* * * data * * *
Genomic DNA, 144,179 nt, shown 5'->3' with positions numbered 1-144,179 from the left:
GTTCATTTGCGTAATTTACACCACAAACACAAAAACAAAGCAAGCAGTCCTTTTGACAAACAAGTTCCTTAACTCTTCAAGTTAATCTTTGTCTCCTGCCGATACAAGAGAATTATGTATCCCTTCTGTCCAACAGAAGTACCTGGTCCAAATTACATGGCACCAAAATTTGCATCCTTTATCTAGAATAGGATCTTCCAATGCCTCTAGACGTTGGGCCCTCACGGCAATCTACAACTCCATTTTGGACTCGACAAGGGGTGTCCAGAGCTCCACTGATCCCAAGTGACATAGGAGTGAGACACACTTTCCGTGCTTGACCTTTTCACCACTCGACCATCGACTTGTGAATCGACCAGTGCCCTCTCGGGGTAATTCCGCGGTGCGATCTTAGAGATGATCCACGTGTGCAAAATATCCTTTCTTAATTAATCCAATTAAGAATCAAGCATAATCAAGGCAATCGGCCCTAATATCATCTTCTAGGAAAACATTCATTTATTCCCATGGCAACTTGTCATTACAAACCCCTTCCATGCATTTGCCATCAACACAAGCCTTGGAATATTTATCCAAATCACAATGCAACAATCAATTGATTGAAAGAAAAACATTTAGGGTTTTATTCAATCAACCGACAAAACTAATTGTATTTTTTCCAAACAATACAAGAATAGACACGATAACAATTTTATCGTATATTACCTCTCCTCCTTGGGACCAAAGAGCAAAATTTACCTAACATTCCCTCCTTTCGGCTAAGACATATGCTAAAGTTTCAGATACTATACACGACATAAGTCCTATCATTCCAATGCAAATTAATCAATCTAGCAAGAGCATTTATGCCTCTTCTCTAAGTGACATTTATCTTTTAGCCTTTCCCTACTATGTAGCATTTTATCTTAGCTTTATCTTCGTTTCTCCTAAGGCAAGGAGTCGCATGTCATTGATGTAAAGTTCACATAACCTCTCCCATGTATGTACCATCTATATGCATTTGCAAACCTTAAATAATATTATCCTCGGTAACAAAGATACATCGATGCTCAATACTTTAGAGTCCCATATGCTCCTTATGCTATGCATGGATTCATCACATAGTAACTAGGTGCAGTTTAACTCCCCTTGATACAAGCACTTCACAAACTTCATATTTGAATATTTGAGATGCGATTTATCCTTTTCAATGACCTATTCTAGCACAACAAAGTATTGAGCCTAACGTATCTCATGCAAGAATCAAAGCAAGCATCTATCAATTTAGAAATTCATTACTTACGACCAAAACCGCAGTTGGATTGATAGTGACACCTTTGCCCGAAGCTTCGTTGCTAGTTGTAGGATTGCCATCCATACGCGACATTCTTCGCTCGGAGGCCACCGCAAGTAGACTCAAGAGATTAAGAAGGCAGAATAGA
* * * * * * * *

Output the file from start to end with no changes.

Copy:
Genomic DNA, 144,179 nt, shown 5'->3' with positions numbered 1-144,179 from the left:
GTTCATTTGCGTAATTTACACCACAAACACAAAAACAAAGCAAGCAGTCCTTTTGACAAACAAGTTCCTTAACTCTTCAAGTTAATCTTTGTCTCCTGCCGATACAAGAGAATTATGTATCCCTTCTGTCCAACAGAAGTACCTGGTCCAAATTACATGGCACCAAAATTTGCATCCTTTATCTAGAATAGGATCTTCCAATGCCTCTAGACGTTGGGCCCTCACGGCAATCTACAACTCCATTTTGGACTCGACAAGGGGTGTCCAGAGCTCCACTGATCCCAAGTGACATAGGAGTGAGACACACTTTCCGTGCTTGACCTTTTCACCACTCGACCATCGACTTGTGAATCGACCAGTGCCCTCTCGGGGTAATTCCGCGGTGCGATCTTAGAGATGATCCACGTGTGCAAAATATCCTTTCTTAATTAATCCAATTAAGAATCAAGCATAATCAAGGCAATCGGCCCTAATATCATCTTCTAGGAAAACATTCATTTATTCCCATGGCAACTTGTCATTACAAACCCCTTCCATGCATTTGCCATCAACACAAGCCTTGGAATATTTATCCAAATCACAATGCAACAATCAATTGATTGAAAGAAAAACATTTAGGGTTTTATTCAATCAACCGACAAAACTAATTGTATTTTTTCCAAACAATACAAGAATAGACACGATAACAATTTTATCGTATATTACCTCTCCTCCTTGGGACCAAAGAGCAAAATTTACCTAACATTCCCTCCTTTCGGCTAAGACATATGCTAAAGTTTCAGATACTATACACGACATAAGTCCTATCATTCCAATGCAAATTAATCAATCTAGCAAGAGCATTTATGCCTCTTCTCTAAGTGACATTTATCTTTTAGCCTTTCCCTACTATGTAGCATTTTATCTTAGCTTTATCTTCGTTTCTCCTAAGGCAAGGAGTCGCATGTCATTGATGTAAAGTTCACATAACCTCTCCCATGTATGTACCATCTATATGCATTTGCAAACCTTAAATAATATTATCCTCGGTAACAAAGATACATCGATGCTCAATACTTTAGAGTCCCATATGCTCCTTATGCTATGCATGGATTCATCACATAGTAACTAGGTGCAGTTTAACTCCCCTTGATACAAGCACTTCACAAACTTCATATTTGAATATTTGAGATGCGATTTATCCTTTTCAATGACCTATTCTAGCACAACAAAGTATTGAGCCTAACGTATCTCATGCAAGAATCAAAGCAAGCATCTATCAATTTAGAAATTCATTACTTACGACCAAAACCGCAGTTGGATTGATAGTGACACCTTTGCCCGAAGCTTCGTTGCTAGTTGTAGGATTGCCATCCATACGCGACATTCTTCGCTCGGAGGCCACCGCAAGTAGACTCAAGAGATTAAGAAGGCAGAATAGA